Light-emitting diode (LED) lighting is a type of solid-state lighting that uses a semiconductor to convert electricity to light. LED lighting products are beginning to appear in a wide variety of home, business, and industrial products such as holiday lighting, replacement bulbs for incandescent lamps, street lighting, outdoor area lighting and indoor ambient lighting.

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Observing Gamma-ray Bursts in Distant Galaxies

Gamma-ray burst  GRB 080319B

Published on Nov 21, 2013

Star gazing seems especially good on a clear autumn night. From our back deck our amateur eyes scan the sky and its wonder. We first notice Venus, our closest planetary neighbor. A beautiful harvest moon rises over the hill, lighting up jet streams that crisscross the stars and planets. We see Orion, the bowl and handle of the Big Dipper, the Square of Pegasus, the vast Milky Way and we are fortunate to see an occasional falling star. We are in awe of the beauty of our night sky but it’s what we can’t see that is truly amazing.

Spectacular explosions, which can’t be detected with the human eye, light up the gamma-ray sky about once a day. These explosions, called gamma-ray bursts (GRBs), are from distant galaxies hundreds of millions of light years away from earth and are thought to be triggered by supernovae or exploding stars. They release more energy than our sun will put out in a lifetime.

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The Reverend Thomas Bayes

Thomas Bayes

Published on Nov 06, 2013

During the 1700’s, the Reverend Thomas Bayes was a nonconformist minister at the Mount Sion Chapel in Tunbridge Wells, UK, about 40 miles southeast of central London.  Having studied both theology and logic at the University of Edinburgh, he was also a mathematician and developed a strong interest in probability late in life. He was known to have published only one book on theology and one book on mathematics in his lifetime. A third manuscript he never published about the probability of cause made him famous. After his death, a good friend Richard Price recognized the importance of the paper and, after extensive editing, submitted it for publication. More than 20 years later, the great French mathematician, Pierre-Simon Laplace devised the formula for Bayes’ probability of causes and acknowledged Bayes as the discoverer of what we now know as Bayesian inference.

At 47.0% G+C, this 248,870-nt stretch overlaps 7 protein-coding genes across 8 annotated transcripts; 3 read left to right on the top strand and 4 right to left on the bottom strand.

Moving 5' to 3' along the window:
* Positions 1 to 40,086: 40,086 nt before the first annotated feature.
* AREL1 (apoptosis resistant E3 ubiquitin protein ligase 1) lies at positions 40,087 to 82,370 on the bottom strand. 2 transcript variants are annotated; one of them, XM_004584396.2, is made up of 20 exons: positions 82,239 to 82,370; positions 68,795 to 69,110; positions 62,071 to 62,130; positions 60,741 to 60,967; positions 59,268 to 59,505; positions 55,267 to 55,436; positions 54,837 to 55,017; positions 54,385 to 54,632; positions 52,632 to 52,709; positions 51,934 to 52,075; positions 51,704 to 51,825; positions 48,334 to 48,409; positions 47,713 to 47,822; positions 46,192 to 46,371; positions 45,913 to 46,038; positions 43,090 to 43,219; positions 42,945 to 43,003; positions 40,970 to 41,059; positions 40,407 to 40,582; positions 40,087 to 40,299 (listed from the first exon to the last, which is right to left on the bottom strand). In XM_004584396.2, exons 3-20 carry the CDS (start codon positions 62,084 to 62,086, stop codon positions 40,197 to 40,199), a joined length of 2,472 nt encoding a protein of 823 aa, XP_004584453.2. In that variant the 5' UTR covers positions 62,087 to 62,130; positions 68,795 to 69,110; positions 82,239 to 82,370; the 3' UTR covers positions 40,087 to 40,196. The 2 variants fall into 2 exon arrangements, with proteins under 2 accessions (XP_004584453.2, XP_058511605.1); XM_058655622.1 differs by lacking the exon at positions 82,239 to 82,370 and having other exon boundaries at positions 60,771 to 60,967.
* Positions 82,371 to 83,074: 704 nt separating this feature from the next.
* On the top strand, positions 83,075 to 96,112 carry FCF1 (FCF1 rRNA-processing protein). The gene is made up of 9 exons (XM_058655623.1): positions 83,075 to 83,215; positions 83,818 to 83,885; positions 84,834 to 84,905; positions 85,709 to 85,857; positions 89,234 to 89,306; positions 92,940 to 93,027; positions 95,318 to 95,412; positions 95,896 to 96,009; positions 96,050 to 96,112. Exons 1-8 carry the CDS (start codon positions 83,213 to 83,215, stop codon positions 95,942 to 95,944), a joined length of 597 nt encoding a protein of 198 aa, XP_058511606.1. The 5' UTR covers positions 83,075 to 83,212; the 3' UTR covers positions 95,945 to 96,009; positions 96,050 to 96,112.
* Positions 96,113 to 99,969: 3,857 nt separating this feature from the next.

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Solving the mystery of superconductivity

Brookhaven physicist Yong Chu at the National Synchrotron Light Source II looks

Published on Oct 17, 2013

At the legendary 1987 American Physical Society conference, sometimes called the “Woodstock of physics”, thousands of physicists descended upon a New York Hilton ballroom to hear about the discovery of high-temperature superconductivity (HTS) in ceramic materials.

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UC Berkeley in the Spotlight

The Campanile and Mt. Tamalpais from Berkeley Memorial Stadium at sunset

Published on Sep 17, 2013

Overlooking the eastern shore of the beautiful San Francisco Bay is UC Berkeley, founded during the gold rush days as the flagship institution of the University of California. This campus has become one of the preeminent universities in the world. UC Berkeley has consistently ranked highest among the world’s public institutions for its achievements in teaching and for the quality and breadth of its research enterprise.

Berkeley’s core research community is made up of some 1,600 full time faculty, 10,000 graduate students, and approximately 1,400 post-doctoral fellows from throughout the world. An astounding 22 current and former faculty and 29 alumni have received the Nobel Prize. The first atom-smashing cyclotron was developed here and UC Berkeley faculty played a key role in building the world’s first atomic bomb.

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The Higgs boson - a turning point in history

CERN's aerial view and the LHC tunnel

Published on Aug 20, 2013

Turning points in history – things or events that define lasting change in the world we know.  The industrial revolution, Henry Ford’s automobile, penicillin, Einstein’s theory of relativity, firsts in aviation and space, the discovery of electricity, and the digital computer invention were some of these turning points.